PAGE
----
Review posted July 13, 2019.
William Morrow (HarperCollins), 2018. 300 pages.
Review written July 4, 2019, from my own copy, a birthday present from my sister Becky
2019 Sonderbooks Stand-out
: #4 Fiction
This book came out toward the end of 2018, when I was in the thick of reading for the Newbery, and couldn’t possibly get to it. After the winner was chosen, I’d forgotten about it, so I was completely delighted when my sister sent it to me for my birthday. The gift was all the more perfect because I’m planning to go with two girlfriends to visit Prince Edward Island in the Fall, and I’ve been rereading all my L. M. Montgomery books in preparation. One of those girlfriends was at my house on my birthday when I opened the gift. So the timing was perfect to read this prequel to Anne of Green Gables.
Sarah McCoy takes us into the heart of Marilla. We see her as a young teen living with her parents and her older brother Matthew. The author gave Marilla’s parents the same names as L. M. Montgomery’s parents, Clara and Hugh, in a nice act of tribute.
Clara is expecting a baby, and her twin, Marilla’s Aunt Izzy comes to stay and to help. When both mother and baby are lost, Marilla must carry on, taking care of Matthew and Hugh.
But it’s delightful getting a glimpse into Avonlea in the years before Anne. Marilla’s friendship with Rachel started when they were young, and we hear many more names that will be in the village in later years. Yes, we knew that John Blythe had been Marilla’s beau, and we get the story of their quarrel.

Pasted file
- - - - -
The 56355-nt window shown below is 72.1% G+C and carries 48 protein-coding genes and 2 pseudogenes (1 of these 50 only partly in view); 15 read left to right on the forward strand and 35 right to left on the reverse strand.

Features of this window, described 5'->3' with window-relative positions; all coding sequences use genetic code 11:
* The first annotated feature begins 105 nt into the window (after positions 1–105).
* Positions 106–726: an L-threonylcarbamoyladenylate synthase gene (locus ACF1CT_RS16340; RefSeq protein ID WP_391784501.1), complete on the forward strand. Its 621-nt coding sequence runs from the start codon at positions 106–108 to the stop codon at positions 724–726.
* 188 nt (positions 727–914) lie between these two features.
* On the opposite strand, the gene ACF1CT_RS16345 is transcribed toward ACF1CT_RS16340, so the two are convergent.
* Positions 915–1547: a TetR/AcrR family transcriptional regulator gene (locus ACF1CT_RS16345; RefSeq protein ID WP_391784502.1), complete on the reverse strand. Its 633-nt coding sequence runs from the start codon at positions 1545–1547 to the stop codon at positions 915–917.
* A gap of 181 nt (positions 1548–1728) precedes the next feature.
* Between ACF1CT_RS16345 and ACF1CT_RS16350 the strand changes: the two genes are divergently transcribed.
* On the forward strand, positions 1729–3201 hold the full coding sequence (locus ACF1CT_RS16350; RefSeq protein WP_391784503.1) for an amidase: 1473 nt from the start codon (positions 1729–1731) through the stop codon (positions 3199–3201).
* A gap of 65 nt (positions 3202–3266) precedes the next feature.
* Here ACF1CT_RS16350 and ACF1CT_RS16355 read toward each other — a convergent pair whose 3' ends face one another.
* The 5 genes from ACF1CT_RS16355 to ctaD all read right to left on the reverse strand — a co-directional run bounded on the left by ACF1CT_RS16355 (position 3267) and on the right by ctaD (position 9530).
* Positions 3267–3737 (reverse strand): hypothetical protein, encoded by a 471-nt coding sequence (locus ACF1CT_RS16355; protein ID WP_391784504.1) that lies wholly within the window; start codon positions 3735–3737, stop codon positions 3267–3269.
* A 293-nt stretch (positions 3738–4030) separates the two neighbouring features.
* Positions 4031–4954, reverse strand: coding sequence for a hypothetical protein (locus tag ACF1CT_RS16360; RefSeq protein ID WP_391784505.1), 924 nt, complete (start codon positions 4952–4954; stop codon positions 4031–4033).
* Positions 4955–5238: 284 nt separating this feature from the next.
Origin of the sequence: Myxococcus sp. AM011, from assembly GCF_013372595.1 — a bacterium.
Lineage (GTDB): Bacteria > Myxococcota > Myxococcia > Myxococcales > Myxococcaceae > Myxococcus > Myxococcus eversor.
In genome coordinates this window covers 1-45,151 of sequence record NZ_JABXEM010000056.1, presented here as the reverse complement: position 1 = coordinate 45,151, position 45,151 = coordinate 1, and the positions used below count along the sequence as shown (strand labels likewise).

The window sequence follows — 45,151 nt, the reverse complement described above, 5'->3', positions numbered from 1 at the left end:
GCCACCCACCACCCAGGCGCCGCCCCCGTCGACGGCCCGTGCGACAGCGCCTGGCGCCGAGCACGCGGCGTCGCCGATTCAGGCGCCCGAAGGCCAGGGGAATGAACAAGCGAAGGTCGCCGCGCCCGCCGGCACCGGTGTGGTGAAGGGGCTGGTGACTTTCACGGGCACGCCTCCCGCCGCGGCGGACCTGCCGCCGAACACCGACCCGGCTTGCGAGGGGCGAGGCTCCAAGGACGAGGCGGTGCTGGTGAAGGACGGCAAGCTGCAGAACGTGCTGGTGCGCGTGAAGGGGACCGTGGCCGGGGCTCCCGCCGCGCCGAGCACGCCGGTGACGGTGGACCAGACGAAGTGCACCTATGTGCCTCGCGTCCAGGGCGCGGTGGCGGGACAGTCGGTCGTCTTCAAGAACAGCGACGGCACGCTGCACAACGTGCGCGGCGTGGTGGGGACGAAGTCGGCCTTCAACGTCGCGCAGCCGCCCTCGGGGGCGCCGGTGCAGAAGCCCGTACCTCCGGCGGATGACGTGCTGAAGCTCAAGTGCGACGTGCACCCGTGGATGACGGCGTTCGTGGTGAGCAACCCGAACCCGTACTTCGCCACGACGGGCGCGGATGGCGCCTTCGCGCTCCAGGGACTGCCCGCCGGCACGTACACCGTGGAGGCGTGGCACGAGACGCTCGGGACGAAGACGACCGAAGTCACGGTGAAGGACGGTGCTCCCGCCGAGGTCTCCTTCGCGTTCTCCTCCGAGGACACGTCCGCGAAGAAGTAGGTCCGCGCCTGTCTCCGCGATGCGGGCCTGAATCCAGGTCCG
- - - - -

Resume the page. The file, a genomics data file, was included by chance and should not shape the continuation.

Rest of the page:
A part of the story that surprised me was when Green Gables becomes a safe haven for runaway slaves, under the protection of Izzy. I hadn’t realized that slave catchers could even come into Canada looking for them. There is also some political unrest in Canada at that time, which I’d known nothing about.
I enjoyed this book thoroughly. It’s a gentle story, a story of a reserved young woman growing up in a small village in Canada in the 1800s. She’s living a quiet life, and love seems to pass her by. At the end of the book, they think that Matthew could use some help on the farm….
This was perfect preparation for a visit to Prince Edward Island, and I heartily recommend it for all other Anne fans out there. The style isn’t the same as L. M. Montgomery’s, but it made me feel I understood Marilla better than when I had only seen her through the eyes of a precocious orphan.